The billion-euro program to upgrade the Bundeswehr can start. After the Bundestag, the Bundesrat also decided on the necessary amendment to the Basic Law on Friday. This allows loans of 100 billion euros to be taken out, bypassing the debt brake, in order to better equip the armed forces.
The states voted with the required two-thirds majority for the amendment to the Basic Law. They then also passed the law for the establishment of the special fund, from which the financing is to take place.
A new Article 87a is included in the Basic Law. He regulates the borrowing for the special fund without the debt brake. The money will be used to buy new planes, helicopters, ships, tanks and ammunition in the coming years. But it is also about equipment such as night vision devices and radios.
Some armament projects have already been initiated: These include the planned purchase of F-35 stealth aircraft and the procurement of 60 CH-47F heavy transport helicopters for the air transport of soldiers and material.
The Bundeswehr is finally getting the equipment it deserves, said Bavaria’s Federal and Europe Minister Florian Herrmann (CSU) as the only speaker at the Bundesrat meeting. “Today is a good day for the Bundeswehr and for the security of our country. We are taking a big step towards a powerful Bundeswehr that we can rely on, even given the changed threat situation.”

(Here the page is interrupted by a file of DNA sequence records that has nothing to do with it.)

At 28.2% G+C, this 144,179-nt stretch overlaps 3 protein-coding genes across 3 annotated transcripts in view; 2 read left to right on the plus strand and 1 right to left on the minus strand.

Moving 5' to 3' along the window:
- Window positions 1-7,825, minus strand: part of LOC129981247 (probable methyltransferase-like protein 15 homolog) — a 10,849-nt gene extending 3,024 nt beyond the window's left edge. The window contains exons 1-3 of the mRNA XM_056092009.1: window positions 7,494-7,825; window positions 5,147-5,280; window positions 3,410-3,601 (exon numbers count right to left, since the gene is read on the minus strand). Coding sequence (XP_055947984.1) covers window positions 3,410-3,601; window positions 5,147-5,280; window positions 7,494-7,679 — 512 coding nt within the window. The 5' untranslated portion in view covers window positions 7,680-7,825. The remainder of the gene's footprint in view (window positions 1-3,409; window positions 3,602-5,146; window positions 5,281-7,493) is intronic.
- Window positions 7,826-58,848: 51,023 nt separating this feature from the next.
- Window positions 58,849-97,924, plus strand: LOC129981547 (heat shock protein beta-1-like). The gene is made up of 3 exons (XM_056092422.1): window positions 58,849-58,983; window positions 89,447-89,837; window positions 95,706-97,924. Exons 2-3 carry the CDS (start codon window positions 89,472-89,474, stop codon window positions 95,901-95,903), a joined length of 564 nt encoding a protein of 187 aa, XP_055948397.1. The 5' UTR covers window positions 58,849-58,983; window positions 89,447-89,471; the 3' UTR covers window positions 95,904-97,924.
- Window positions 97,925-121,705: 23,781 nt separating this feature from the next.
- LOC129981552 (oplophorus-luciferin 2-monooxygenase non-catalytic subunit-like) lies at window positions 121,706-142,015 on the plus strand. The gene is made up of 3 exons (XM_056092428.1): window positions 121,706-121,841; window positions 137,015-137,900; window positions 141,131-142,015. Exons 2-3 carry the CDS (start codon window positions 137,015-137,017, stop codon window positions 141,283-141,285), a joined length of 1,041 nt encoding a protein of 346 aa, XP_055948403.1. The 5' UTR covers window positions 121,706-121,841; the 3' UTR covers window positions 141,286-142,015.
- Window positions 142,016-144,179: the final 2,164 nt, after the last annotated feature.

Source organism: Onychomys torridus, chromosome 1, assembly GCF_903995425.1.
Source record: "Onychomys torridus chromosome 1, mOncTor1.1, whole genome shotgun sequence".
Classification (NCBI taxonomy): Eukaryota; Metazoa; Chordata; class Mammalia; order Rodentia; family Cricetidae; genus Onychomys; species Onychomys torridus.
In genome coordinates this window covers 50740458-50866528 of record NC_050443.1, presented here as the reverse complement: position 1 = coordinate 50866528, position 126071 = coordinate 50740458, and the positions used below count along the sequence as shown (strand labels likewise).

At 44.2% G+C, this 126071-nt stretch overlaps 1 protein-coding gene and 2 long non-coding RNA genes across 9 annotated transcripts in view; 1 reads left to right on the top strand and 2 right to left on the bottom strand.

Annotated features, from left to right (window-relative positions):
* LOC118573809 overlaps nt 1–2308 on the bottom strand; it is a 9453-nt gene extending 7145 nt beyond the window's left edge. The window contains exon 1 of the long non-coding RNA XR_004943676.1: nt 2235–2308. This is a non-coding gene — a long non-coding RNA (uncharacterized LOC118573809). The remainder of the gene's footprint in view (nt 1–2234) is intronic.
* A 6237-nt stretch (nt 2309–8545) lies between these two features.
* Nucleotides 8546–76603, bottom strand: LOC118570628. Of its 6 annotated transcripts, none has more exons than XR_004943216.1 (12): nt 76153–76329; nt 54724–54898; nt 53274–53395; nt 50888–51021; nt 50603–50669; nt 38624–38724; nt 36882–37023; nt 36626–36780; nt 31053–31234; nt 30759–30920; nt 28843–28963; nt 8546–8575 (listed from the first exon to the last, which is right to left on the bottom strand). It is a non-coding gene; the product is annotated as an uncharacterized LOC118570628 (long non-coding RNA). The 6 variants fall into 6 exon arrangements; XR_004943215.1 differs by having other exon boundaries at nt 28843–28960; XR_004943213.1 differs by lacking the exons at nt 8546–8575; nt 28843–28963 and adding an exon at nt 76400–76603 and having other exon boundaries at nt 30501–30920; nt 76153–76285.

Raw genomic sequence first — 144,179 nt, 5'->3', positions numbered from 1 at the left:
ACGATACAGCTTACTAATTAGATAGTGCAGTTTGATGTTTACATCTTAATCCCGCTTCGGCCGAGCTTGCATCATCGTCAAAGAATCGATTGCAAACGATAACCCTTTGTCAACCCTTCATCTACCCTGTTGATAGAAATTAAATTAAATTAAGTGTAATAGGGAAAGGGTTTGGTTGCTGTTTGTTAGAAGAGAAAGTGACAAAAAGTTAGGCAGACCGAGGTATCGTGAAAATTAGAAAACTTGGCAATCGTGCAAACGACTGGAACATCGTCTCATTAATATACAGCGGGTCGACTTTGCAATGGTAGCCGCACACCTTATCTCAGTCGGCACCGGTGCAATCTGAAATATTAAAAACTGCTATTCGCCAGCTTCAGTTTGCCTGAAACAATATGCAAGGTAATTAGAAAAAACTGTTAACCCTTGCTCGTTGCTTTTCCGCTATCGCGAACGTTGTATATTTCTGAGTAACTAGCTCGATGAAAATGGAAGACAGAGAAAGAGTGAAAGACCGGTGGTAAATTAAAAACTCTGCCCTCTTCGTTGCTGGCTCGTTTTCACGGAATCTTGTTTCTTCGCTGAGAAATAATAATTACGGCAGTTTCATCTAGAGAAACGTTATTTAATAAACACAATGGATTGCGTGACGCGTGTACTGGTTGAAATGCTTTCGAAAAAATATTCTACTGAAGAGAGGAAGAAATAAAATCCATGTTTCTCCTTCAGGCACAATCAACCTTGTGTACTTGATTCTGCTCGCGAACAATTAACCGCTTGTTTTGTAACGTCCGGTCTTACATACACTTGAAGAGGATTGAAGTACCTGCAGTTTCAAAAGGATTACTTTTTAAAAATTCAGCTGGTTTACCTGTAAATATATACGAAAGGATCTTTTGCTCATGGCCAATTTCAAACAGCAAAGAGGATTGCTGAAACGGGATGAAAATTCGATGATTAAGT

The German government is reacting to the Russian war of aggression in Ukraine. Years of savings in the Bundeswehr and its focus on foreign missions have led to the fact that the troops today have significant deficits in national and alliance defense. Tanks, planes and ships are partly outdated or not ready for use. This is also painfully evident when it comes to the delivery of heavy weapons to Ukraine. According to the official statement, the Bundeswehr has hardly anything that it can do without and which it can relinquish.
The Bundeswehr is now to become a fully operational army. Chancellor Olaf Scholz (SPD) announced the massive build-up a few days after the Russian invasion of Ukraine. The additional investments should also ensure that Germany meets NATO’s two percent target, i.e. invests at least two percent of its economic output in defense, at least on average for several years.